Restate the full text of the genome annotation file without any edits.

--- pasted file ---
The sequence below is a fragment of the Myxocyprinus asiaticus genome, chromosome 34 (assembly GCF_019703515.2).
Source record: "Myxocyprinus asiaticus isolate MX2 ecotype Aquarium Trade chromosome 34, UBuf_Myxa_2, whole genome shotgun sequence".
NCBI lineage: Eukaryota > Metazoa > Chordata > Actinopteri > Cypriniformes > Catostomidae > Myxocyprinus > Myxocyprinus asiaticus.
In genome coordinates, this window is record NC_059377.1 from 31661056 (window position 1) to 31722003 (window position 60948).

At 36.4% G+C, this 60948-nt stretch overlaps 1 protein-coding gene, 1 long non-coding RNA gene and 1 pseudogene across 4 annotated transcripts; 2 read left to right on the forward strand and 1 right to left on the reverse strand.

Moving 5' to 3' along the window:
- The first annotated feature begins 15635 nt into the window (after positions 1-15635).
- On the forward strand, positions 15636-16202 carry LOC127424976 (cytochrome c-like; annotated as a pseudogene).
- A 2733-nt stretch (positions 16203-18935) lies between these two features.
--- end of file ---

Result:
The sequence below is a fragment of the Myxocyprinus asiaticus genome, chromosome 34 (assembly GCF_019703515.2).
Source record: "Myxocyprinus asiaticus isolate MX2 ecotype Aquarium Trade chromosome 34, UBuf_Myxa_2, whole genome shotgun sequence".
NCBI lineage: Eukaryota > Metazoa > Chordata > Actinopteri > Cypriniformes > Catostomidae > Myxocyprinus > Myxocyprinus asiaticus.
In genome coordinates, this window is record NC_059377.1 from 31661056 (window position 1) to 31722003 (window position 60948).

At 36.4% G+C, this 60948-nt stretch overlaps 1 protein-coding gene, 1 long non-coding RNA gene and 1 pseudogene across 4 annotated transcripts; 2 read left to right on the forward strand and 1 right to left on the reverse strand.

Moving 5' to 3' along the window:
- The first annotated feature begins 15635 nt into the window (after positions 1-15635).
- On the forward strand, positions 15636-16202 carry LOC127424976 (cytochrome c-like; annotated as a pseudogene).
- A 2733-nt stretch (positions 16203-18935) lies between these two features.